Back in the Bowery where she had a signature store for 50 years, Patricia Field wasn’t the least bit wistful Wednesday night.

Before being honored along with Kimberly Hatchett by the Lower Eastside Girls Club, Field was all about the present. Thor Equities reportedly plunked down $8.6 million for what used to be her 6,700-square-foot space. The stylist and retailer recently sold a substantial chunk of her art collection that used to grace its walls to the Japanese investor Kazuo Nakamura whose son was in the crowd at Wednesday night’s Spring Fling event at the Bowery Hotel.

WWD: When you were in middle school what did you like to do after school?
Patricia Field: I used to play cards with my friends — rummy, poker and a form of bridge called bid whist. My mom was working so I was free. My friends would come over and we would all play cards.

WWD: Why did you want to be here tonight?
P.F.: The Girls Club is a wonderful prototype. I don’t know of another in the city or around the country. Going to college was a big eye-opener for me. But I got to college. For a lot of young women, The Girls Club opens the doors to their imagination.

WWD: What’s going on with work?
P.F.: I’m going back to my third season of “Younger” on TV Land. I created an art-fashion gallery for my own site. This is Scooter LaForge, who is one of my leading painters that I represent. Scooter’s got a wonderful sense of humor [and will be part of exhibitions in New York, Vienna and Sweden this year].

WWD: Is it strange to be in the neighborhood without a store?
P.F.: No, I had my store for 50 years and I did a good job. I just reached a point where I was like, “OK, I did it.” I wanted to do other things and move on in my life. Kazuo Nakamura, who built the Keith Haring Museum [in Kitamori City, Japan] and a resort as well, bought 75 percent of my art collection. My paintings just arrived in Tokyo Bay and once they get through customs in a week or two, they will be moved to the museum. They aren’t just by Haring. They’re from all the artists of that time — Susan Pitt, Suzanne Mallouk — all of the kids.

WWD: Would you like to say what his investment was?
P.F.: Let me put it this way, I was very happy that he bought it because I’ve known him for many years. I knew that he would keep my collection together and he will tour it. He offered me a price, and I said, “OK, fine,” because I wasn’t going to sell it here, there and everywhere. I didn’t have room for it. Some of it was in storage. A lot of it was in my store. I enjoyed it for many years but I wanted to move it out.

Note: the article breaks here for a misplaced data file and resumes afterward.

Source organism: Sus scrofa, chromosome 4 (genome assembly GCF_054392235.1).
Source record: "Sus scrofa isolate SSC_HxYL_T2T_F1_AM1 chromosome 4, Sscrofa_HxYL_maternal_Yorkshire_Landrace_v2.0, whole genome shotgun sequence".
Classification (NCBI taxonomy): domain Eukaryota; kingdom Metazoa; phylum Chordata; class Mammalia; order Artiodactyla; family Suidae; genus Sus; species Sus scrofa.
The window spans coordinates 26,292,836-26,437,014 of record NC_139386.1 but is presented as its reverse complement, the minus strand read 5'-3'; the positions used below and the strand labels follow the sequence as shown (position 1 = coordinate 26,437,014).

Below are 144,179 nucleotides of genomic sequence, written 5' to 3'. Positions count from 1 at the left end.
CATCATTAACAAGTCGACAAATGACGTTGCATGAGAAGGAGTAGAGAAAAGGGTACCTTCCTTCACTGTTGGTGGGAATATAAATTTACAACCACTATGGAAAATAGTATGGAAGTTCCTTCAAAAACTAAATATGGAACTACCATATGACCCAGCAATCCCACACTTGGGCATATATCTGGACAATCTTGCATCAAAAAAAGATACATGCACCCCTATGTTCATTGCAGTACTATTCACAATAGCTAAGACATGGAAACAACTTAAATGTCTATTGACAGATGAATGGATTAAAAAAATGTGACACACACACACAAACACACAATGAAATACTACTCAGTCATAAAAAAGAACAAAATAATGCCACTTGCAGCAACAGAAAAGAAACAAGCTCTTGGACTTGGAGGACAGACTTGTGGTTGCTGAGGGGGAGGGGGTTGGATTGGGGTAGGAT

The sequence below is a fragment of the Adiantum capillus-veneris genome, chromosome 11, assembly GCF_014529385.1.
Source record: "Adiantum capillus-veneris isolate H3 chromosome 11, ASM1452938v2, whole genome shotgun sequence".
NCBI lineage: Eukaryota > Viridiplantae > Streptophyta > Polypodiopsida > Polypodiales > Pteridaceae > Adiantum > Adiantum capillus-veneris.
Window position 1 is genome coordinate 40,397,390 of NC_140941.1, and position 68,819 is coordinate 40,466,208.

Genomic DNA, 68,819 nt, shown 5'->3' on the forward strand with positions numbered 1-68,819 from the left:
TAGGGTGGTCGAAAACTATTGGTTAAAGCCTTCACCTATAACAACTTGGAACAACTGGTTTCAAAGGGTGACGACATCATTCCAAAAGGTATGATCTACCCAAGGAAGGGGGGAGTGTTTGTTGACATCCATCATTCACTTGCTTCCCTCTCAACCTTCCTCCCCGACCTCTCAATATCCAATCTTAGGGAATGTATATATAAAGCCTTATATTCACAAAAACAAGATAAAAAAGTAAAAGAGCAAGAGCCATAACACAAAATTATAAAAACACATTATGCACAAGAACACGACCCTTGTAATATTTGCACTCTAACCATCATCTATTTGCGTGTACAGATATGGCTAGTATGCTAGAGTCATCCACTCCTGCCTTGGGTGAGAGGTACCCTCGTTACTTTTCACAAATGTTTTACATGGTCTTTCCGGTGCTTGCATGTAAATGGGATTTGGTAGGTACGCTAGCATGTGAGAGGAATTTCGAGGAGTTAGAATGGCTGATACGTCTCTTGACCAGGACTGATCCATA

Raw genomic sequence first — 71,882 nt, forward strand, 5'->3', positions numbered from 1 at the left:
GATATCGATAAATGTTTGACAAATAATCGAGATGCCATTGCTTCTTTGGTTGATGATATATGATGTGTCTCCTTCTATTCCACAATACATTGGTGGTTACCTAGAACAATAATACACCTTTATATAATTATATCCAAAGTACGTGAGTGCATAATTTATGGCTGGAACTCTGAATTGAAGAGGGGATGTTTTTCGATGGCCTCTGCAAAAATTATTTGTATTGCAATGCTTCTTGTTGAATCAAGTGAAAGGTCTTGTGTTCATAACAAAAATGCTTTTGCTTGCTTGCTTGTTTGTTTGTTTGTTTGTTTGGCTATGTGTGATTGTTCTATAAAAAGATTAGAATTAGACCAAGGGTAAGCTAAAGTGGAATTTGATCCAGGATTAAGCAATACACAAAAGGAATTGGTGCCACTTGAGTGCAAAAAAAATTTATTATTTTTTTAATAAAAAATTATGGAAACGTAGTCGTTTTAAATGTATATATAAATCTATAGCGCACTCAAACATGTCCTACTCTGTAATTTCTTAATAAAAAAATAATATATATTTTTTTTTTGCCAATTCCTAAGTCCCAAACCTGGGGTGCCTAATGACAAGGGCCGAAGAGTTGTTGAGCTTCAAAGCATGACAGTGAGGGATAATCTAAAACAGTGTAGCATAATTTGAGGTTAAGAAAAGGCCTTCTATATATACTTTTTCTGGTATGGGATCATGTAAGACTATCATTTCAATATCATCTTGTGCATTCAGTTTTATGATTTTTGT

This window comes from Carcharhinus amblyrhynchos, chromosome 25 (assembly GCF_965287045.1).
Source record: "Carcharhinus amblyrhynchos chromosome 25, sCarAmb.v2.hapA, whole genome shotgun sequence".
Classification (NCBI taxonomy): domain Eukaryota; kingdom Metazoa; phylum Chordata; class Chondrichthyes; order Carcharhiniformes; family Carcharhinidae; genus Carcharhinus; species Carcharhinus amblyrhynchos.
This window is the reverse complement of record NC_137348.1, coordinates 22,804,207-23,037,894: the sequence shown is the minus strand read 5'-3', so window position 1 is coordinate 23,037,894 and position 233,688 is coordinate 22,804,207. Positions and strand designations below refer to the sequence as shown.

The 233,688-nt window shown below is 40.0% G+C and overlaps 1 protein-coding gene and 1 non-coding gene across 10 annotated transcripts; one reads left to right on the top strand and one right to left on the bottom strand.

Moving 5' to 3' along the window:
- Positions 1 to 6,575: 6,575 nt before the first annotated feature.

WWD: What’s most freeing about not having a store?
P.F.: Not to have the responsibility. The good part is the people and the creative kids. As my store got bigger, it was like, “I’m the buyer, the owner, the manager, the sweeper…”

WWD: Do you have a favorite stylist today?
P.F.: Me! Well, one of my assistants, Paolo Nieddu designs “Empire.” I’ve got a lot of stylists who graduated from my school.

WWD: What should be changing in fashion?
P.F.: We should be chasing technology. That’s what we need in the industry. They’re still stuck in the Industrial Revolution. We should be molding clothes like we do with chairs and bottles. In the late Eighties, a friend of mine got a grant from the U.S. government to mold clothing. He developed a process, but the government doesn’t give you money for marketing for industrial design. But it’s there, he’s got it.

WWD: Are you in touch with the actresses from “Sex and The City”?
P.F.: Here and there. I keep in touch with Kim Cattrall more but I see Sarah Jessica Parker. Kim has a successful series in Canada now “Sensitive Skin.”

WWD: Have you been traveling?
P.F.: I was just in Greece for Easter seeing my friends. I love going there. I was in Athens and then we went to an island on the Ionian Sea called Lefkada. It is part of a chain of islands including Corfu.

WWD: Was everyone talking about the migrant and economic crisis?
P.F.: The Greeks all help the migrants. Many migrants came to the island where my family comes from, Lesbos. They take care of their migrants but the EU made them close the borders near Macedonia. So they’re, like, stuck there. The Greeks are helping them, doing what they can. It’s like in World War II, when a lot of Jewish people came to Greece.

WWD: Will you get involved with the presidential election?
P.F.: Other than voting? I would like to honestly.…Look, I will vote for Hillary if she is the Democratic candidate but I’m kind of hot and cold about her. There’s a part of Hillary that I’m cool with and a part of Hillary I’m not cool with. But I should dress her. I believe in a lot of things Bernie says. I don’t know how he proposes to get these things done but I agree with him. How do all these smaller countries manage all of these things for their citizens like medical, education? In France, the food for the kids in school is healthy and made by a chef. They eat out of china. Why does a country as rich as ours feed our kids slop?

WWD: What are you reading?
P.F.: I tend to read philosophical and political books. A neighbor, Carne Ross, who worked for the British Foreign Service, wrote a book about anarchy, “The Leaderless Revolution.” It’s basically about people taking responsibility on an individual basis for running their community, their state, their country. Because [the way things are], it is in the hands of a few who are totally disconnected from the people. It’s not a democracy. It’s kind of on the burning world…I would love to see someone stand up and tell the Americans what they didn’t learn in school. They listen to a guy like Trump and he says this, that and the other thing and they say, “Yeah, yeah, yeah.” They have no understanding of the history of their own country. The ones who go for Trump are making that decision because [he says], “Oh, I’m going to fix things.”

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